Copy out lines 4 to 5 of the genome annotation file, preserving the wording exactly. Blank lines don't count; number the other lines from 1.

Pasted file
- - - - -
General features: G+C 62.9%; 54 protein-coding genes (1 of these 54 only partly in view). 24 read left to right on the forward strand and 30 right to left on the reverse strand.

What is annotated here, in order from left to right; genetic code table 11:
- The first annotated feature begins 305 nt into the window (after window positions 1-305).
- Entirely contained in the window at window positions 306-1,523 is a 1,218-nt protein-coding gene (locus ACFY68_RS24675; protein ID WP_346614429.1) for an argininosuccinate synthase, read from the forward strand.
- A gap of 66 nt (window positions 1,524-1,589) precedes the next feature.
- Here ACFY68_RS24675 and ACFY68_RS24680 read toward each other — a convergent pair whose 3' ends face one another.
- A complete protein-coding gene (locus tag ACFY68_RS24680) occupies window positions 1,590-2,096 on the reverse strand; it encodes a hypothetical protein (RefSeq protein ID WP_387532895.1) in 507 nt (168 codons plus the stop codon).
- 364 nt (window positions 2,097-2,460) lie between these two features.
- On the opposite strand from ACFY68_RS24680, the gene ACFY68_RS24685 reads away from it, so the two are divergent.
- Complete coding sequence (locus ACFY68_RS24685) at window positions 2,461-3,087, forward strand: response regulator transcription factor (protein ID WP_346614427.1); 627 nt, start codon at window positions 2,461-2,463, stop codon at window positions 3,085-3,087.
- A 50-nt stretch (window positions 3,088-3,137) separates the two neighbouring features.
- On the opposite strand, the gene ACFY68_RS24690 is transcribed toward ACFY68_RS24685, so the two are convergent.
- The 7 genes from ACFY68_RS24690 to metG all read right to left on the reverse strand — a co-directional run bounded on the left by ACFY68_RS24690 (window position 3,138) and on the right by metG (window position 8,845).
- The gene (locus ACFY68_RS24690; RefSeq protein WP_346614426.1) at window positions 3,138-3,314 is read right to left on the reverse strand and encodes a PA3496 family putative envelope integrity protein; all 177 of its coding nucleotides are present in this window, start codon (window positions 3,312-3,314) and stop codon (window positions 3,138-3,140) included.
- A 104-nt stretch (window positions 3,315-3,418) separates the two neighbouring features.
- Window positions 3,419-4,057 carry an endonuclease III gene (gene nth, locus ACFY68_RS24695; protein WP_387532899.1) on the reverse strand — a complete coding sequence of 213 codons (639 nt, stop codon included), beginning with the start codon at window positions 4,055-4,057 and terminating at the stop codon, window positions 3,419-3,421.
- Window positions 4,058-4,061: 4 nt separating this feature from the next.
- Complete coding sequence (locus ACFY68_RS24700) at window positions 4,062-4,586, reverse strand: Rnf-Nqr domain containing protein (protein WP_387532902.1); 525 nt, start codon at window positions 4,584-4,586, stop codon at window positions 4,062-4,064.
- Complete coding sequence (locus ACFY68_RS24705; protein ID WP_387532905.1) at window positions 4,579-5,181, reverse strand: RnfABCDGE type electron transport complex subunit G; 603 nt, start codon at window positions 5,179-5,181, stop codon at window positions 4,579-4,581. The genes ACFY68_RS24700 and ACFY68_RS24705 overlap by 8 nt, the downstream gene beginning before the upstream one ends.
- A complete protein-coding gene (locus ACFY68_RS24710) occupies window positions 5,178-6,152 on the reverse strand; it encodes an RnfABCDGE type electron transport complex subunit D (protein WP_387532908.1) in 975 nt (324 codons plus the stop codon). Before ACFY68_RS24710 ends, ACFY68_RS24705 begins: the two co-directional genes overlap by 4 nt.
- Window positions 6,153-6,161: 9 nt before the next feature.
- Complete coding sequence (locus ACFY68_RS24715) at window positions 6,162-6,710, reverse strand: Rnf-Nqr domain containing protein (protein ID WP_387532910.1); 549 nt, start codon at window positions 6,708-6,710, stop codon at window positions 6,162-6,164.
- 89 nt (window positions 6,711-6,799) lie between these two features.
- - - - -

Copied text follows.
- Entirely contained in the window at window positions 306-1,523 is a 1,218-nt protein-coding gene (locus ACFY68_RS24675; protein ID WP_346614429.1) for an argininosuccinate synthase, read from the forward strand.
- A gap of 66 nt (window positions 1,524-1,589) precedes the next feature.